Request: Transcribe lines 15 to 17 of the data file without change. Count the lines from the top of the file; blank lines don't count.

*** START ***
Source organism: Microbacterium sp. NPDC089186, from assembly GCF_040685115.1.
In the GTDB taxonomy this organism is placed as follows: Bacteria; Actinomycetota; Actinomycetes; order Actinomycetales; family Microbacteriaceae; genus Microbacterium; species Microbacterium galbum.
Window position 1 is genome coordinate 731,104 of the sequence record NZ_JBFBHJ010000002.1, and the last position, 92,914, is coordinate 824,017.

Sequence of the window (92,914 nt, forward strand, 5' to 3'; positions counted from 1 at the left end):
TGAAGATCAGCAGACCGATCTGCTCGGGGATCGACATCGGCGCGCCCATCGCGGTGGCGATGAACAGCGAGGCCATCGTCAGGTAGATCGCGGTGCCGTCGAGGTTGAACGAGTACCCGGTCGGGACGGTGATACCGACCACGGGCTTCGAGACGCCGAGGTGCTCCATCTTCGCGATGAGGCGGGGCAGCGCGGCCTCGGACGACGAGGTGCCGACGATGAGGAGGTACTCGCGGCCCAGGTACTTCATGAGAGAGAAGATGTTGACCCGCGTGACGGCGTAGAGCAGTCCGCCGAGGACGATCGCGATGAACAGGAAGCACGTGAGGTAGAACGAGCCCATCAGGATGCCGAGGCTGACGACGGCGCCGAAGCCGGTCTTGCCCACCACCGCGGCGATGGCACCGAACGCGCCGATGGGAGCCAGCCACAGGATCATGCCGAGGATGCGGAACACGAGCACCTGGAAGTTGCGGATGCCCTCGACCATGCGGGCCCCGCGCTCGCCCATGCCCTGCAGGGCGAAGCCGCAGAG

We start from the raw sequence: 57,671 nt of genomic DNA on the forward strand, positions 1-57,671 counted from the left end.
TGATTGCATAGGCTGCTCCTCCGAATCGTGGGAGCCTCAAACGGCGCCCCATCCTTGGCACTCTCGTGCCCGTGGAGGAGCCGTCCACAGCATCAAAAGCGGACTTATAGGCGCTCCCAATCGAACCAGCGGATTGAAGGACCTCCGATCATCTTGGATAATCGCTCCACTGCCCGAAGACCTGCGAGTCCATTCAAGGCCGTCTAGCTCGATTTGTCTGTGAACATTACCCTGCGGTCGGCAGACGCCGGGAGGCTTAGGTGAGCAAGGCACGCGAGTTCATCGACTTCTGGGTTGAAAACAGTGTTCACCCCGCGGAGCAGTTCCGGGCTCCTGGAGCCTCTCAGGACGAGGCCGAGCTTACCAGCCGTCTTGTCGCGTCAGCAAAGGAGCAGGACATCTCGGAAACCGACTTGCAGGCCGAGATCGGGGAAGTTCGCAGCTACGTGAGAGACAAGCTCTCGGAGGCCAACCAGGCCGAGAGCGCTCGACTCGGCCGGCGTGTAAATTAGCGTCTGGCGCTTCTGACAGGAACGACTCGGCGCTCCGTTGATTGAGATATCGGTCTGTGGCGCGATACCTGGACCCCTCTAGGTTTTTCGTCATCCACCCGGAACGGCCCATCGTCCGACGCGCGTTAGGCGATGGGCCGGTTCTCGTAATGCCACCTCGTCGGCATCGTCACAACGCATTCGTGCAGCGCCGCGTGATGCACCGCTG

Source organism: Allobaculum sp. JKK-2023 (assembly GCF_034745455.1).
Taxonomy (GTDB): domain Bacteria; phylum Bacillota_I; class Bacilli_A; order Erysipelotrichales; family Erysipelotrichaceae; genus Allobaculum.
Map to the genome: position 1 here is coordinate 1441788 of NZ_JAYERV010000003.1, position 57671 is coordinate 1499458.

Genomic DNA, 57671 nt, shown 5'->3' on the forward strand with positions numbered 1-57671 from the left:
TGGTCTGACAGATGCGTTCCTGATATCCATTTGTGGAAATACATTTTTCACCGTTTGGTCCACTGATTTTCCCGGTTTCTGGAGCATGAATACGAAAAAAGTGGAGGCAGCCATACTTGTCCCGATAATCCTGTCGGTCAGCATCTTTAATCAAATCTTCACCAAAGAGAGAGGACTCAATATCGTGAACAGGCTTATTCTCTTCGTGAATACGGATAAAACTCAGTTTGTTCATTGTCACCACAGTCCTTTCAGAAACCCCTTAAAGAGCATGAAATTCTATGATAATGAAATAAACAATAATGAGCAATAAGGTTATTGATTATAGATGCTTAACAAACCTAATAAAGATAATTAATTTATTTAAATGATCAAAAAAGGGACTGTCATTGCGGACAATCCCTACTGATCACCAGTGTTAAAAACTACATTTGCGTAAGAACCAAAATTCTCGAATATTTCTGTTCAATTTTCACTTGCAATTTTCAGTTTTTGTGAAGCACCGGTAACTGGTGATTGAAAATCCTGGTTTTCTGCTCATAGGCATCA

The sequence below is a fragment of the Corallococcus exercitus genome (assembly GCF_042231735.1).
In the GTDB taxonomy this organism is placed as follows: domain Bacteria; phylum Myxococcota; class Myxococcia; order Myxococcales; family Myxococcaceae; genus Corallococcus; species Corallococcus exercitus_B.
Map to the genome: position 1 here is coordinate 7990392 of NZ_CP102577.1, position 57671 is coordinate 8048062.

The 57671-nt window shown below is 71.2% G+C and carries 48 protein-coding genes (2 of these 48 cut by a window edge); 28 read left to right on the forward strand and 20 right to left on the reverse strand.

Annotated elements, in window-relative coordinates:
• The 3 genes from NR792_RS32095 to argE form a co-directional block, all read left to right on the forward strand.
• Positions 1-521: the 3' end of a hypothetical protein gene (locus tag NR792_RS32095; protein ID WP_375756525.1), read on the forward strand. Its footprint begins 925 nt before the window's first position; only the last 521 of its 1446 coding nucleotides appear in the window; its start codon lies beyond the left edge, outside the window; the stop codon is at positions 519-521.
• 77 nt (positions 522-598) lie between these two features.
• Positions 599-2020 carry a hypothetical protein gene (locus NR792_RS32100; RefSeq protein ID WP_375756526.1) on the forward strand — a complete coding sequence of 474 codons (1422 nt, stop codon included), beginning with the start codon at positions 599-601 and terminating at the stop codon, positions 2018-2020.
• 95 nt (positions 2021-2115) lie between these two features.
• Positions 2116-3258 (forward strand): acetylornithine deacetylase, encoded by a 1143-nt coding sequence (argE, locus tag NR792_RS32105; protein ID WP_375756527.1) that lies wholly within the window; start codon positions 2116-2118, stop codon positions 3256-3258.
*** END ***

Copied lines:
Map to the genome: position 1 here is coordinate 7990392 of NZ_CP102577.1, position 57671 is coordinate 8048062.

The 57671-nt window shown below is 71.2% G+C and carries 48 protein-coding genes (2 of these 48 cut by a window edge); 28 read left to right on the forward strand and 20 right to left on the reverse strand.

Annotated elements, in window-relative coordinates: